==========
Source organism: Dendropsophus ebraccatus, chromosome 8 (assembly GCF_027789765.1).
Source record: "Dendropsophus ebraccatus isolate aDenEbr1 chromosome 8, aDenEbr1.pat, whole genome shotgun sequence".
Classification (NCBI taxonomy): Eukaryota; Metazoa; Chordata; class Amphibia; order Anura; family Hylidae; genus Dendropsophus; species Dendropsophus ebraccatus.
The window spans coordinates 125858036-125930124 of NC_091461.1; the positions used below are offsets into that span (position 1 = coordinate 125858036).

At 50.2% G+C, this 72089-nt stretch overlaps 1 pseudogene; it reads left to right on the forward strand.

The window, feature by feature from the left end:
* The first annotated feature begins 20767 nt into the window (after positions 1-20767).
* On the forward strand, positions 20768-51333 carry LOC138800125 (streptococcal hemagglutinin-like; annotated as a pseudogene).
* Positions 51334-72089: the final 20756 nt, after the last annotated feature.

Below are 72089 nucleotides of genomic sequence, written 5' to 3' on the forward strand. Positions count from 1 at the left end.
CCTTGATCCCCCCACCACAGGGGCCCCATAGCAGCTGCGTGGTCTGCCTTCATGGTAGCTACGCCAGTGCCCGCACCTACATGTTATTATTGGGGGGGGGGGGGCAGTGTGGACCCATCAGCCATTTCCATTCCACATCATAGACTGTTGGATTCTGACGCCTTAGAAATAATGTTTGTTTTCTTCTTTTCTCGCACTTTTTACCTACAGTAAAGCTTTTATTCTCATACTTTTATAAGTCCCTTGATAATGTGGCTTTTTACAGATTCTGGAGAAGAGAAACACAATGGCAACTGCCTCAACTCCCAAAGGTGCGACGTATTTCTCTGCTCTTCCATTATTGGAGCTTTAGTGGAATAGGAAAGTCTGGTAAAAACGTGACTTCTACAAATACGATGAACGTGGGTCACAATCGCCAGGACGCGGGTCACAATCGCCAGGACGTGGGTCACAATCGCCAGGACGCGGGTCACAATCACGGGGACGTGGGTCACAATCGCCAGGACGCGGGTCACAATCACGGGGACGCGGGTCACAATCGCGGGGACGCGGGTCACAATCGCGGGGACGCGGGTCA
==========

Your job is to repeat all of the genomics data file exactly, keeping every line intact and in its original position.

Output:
Source organism: Dendropsophus ebraccatus, chromosome 8 (assembly GCF_027789765.1).
Source record: "Dendropsophus ebraccatus isolate aDenEbr1 chromosome 8, aDenEbr1.pat, whole genome shotgun sequence".
Classification (NCBI taxonomy): Eukaryota; Metazoa; Chordata; class Amphibia; order Anura; family Hylidae; genus Dendropsophus; species Dendropsophus ebraccatus.
The window spans coordinates 125858036-125930124 of NC_091461.1; the positions used below are offsets into that span (position 1 = coordinate 125858036).

At 50.2% G+C, this 72089-nt stretch overlaps 1 pseudogene; it reads left to right on the forward strand.

The window, feature by feature from the left end:
* The first annotated feature begins 20767 nt into the window (after positions 1-20767).
* On the forward strand, positions 20768-51333 carry LOC138800125 (streptococcal hemagglutinin-like; annotated as a pseudogene).
* Positions 51334-72089: the final 20756 nt, after the last annotated feature.

Below are 72089 nucleotides of genomic sequence, written 5' to 3' on the forward strand. Positions count from 1 at the left end.
CCTTGATCCCCCCACCACAGGGGCCCCATAGCAGCTGCGTGGTCTGCCTTCATGGTAGCTACGCCAGTGCCCGCACCTACATGTTATTATTGGGGGGGGGGGGGCAGTGTGGACCCATCAGCCATTTCCATTCCACATCATAGACTGTTGGATTCTGACGCCTTAGAAATAATGTTTGTTTTCTTCTTTTCTCGCACTTTTTACCTACAGTAAAGCTTTTATTCTCATACTTTTATAAGTCCCTTGATAATGTGGCTTTTTACAGATTCTGGAGAAGAGAAACACAATGGCAACTGCCTCAACTCCCAAAGGTGCGACGTATTTCTCTGCTCTTCCATTATTGGAGCTTTAGTGGAATAGGAAAGTCTGGTAAAAACGTGACTTCTACAAATACGATGAACGTGGGTCACAATCGCCAGGACGCGGGTCACAATCGCCAGGACGTGGGTCACAATCGCCAGGACGCGGGTCACAATCACGGGGACGTGGGTCACAATCGCCAGGACGCGGGTCACAATCACGGGGACGCGGGTCACAATCGCGGGGACGCGGGTCACAATCGCGGGGACGCGGGTCA